5 Things To Know About Betty Ford, “Stealth Feminist” And First Lady

Betty Ford is not a First Lady most of us think about regularly (unless, I suppose, one is an addict). She lacked the glitz and glamour of Michelle Obama or Jackie O and was not necessarily a powerhouse in the White House like Eleanor Roosevelt. But when Betty Ford died on Friday at age 93, obituaries remembered a women’s rights activist who was uncommonly outspoken for her time and polled more popular than her husband, Gerald Ford. In addition to her foundation of The Betty Ford Clinic, one of the most famous rehab centers in the country, Betty Ford should also be remembered as a Republican “stealth feminist,” blogger Joanne Bamberger at PunditMom wrote.

After the jump, five things to know about Betty Ford, a surprisingly cool First Lady.

  1. Born Elizabeth Bloomer in 1918, Betty studied dance under the iconic instructor Martha Graham and worked in New York as a model. While employed at a clothing store in her home state of Michigan, she met her second husband, a lawyer and wannabe politician named Gerald Ford. He rose through the ranks of Congress to House minority leader, while she raised the couple’s four children. In 1973, President Richard Nixon picked Gerald Ford to replace Spiro Agnew as vice president amidst the Watergate scandal. Gerald Ford served as vice president for only eight months until Nixon resigned in 1974 and the Fords found themselves in the White House.
  2. Betty Ford supported legal abortion, praising the Supreme Court’s 1973 Roe vs. Wade decision as “the best thing in the world … a great, great decision.” On a 1975 appearance on “60 Minutes,” Ford famously said she “wouldn’t be surprised” if her then 18-year-old daughter had (gasp!) premarital sex and that she would want to advise and counsel her daughter about it. Ford also voiced her hope for a woman to join the Supreme Court. Feminist activist and Ms. magazine co-founder Gloria Steinem once said she “felt better knowing that Betty Ford was sleeping with the president.”
  3. Betty Ford also supported the Equal Rights Amendment, a proposed amendment to the Constitution which stated, “Equality of rights under the law shall not be denied or abridged by the United States or by any State on account of sex.” At a 1981 rally in support of the ERA, Ford told the crowd, “We are at the point of demanding recognition. Demanding recognition of our the right to equality. I intend to be on the front lines until the success is ours.” Despite its simple premise, the ERA faced opposition from staunch conservatives (including women like Phyllis Schafly, who spooked Americans by warning that ratifying the ERA would force women into the military draft). To this day, the damn thing has never been passed.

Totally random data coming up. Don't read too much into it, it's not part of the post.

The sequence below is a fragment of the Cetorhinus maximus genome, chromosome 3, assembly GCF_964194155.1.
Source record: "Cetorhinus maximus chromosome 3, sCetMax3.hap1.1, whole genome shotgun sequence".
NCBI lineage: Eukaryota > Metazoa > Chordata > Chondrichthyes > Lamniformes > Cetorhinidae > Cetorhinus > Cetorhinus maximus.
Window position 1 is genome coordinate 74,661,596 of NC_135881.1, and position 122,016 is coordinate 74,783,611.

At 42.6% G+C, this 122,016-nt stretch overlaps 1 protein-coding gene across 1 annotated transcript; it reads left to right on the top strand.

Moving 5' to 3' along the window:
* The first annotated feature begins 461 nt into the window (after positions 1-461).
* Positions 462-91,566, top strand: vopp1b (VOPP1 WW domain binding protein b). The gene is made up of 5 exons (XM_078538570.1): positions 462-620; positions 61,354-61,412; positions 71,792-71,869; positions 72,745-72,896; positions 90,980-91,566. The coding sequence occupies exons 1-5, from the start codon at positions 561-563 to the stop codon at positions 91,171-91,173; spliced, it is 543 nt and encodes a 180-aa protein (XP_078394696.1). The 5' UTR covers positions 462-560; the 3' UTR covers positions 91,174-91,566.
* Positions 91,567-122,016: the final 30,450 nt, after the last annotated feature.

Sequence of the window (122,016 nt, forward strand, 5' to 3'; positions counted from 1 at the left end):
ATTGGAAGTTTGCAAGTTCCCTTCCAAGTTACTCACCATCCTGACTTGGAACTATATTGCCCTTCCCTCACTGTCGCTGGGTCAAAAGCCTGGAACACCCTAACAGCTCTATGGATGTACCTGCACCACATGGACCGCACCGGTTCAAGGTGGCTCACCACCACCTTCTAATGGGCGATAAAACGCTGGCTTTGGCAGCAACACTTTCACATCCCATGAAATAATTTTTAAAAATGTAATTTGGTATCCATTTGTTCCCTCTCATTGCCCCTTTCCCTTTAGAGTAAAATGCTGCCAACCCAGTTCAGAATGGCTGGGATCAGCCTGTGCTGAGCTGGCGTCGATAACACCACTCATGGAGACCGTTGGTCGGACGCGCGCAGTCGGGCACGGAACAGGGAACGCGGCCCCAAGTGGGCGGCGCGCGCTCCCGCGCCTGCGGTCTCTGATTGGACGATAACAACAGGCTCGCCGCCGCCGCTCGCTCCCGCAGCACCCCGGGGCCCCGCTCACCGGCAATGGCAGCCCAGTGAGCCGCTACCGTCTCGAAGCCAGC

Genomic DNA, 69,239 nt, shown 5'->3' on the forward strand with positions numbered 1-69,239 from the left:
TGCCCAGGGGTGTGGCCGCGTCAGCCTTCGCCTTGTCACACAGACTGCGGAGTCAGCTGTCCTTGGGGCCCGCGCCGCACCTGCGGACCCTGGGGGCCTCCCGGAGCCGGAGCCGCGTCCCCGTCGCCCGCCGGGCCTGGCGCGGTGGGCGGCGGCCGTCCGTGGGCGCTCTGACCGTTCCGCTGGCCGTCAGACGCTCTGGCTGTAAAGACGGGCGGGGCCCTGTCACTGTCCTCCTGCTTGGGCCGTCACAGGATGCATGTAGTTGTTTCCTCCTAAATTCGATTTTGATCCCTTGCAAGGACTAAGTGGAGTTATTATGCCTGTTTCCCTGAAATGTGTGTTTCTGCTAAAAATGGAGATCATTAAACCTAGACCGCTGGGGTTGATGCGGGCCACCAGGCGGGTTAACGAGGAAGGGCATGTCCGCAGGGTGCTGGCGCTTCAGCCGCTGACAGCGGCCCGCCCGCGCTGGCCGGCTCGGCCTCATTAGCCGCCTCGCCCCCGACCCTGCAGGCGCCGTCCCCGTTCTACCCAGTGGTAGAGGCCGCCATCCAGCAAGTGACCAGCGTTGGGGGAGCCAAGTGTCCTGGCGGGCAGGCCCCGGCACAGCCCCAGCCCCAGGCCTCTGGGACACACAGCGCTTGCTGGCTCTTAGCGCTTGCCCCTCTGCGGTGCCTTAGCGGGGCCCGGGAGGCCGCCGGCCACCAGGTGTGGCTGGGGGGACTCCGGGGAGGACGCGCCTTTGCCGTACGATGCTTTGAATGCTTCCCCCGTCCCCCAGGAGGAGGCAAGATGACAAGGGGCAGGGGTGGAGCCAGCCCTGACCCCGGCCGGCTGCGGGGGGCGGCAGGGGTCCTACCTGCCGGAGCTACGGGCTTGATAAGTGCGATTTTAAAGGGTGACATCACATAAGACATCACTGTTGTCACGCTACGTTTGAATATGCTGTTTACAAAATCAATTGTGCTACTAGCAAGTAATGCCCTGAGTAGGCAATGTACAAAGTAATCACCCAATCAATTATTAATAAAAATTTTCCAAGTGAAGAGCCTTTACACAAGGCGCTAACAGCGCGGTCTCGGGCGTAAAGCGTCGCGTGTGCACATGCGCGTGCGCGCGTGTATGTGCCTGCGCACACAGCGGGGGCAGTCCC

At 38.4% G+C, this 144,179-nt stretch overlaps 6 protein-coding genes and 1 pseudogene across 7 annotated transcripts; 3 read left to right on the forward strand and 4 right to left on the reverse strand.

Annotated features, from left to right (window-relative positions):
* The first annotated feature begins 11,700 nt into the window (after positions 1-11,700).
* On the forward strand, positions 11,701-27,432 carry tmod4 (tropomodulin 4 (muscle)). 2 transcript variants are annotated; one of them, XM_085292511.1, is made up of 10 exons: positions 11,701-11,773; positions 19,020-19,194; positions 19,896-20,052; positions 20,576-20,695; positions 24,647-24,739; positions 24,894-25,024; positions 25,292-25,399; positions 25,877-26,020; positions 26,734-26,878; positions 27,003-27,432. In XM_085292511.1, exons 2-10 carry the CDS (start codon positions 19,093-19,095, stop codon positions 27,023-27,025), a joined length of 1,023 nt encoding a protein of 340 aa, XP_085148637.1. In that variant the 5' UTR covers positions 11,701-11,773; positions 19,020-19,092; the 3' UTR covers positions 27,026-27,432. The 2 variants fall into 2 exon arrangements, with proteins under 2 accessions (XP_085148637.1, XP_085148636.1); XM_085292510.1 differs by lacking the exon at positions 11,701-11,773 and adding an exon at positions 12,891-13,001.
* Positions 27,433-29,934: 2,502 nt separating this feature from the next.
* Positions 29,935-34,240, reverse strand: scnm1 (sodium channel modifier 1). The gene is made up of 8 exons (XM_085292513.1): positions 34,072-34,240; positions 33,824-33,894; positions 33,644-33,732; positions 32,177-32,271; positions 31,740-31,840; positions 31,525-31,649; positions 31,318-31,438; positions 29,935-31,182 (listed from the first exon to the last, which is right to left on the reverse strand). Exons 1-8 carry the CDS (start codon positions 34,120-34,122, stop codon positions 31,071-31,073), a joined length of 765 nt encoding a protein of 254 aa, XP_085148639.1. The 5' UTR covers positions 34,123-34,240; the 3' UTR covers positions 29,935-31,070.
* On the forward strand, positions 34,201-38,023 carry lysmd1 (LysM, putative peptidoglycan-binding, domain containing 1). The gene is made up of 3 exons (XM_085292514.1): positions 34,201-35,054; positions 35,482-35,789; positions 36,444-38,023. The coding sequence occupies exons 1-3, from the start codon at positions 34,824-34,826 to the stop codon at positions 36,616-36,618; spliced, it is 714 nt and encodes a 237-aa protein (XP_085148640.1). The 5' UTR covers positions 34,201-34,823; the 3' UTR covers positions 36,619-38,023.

4. In 1974, Betty Ford had a mastectomy on her right breast after doctors discovered cancer and underwent chemo for two years. When asked during an interview if she regretted having her breast removed, the Times reports, Ford replied, “No! Oh no, heavens, no. I’ve heard women say they’d rather lose their right arm, and I can’t imagine it. It’s so stupid. I can even wear my evening clothes.” Her public battle with breast cancer encouraged women to get checked in a time when doing so was much less common; according to the L.A. Times, the American Cancer Society said requests for breast cancer screenings rose 400 percent. As she told “60 Minutes” in 1975, “I thought there are women all over the country like me. And if I don’t make this public, then their lives will be gone or in jeopardy. And I think it did a great deal for women as far as the cancer problem is concerned.”
  5. Betty Ford’s addiction to pain pills started in 1964 to alleviate a neck injury. Her dependence on alcohol progressed throughout her husband’s political career — in part, she later admitted, because of loneliness while he was away for his demanding job and feeling that she was “just his dumb wife.” Her family and friends staged an intervention about her substance abuse in 1978, after the Fords left the White House — she later admitted to Barbara Walters that she gulped 20 to 30 pain pills a day — and she eventually sought treatment. With the financial backing from the former ambassador to Belgium, the Betty Ford Center debuted in Rancho Mirage, California, in 1982. Throughout the ’80s, she attended AA meetings at the Betty Ford Center and won praise from other celebrity addicts like Elizabeth Taylor for her good works.

Betty Ford will be laid to rest next to her husband in Grand Rapids, Michigan. If readers find any good articles about Betty Ford and her impact on women’s rights, please share them with us in the comments.

[Los Angeles Times]
[New York Times]
[NPR]
[Wikipedia: Equal Rights Amendment]
[PunditMom: Betty Ford, Stealth Feminist And Role Model]

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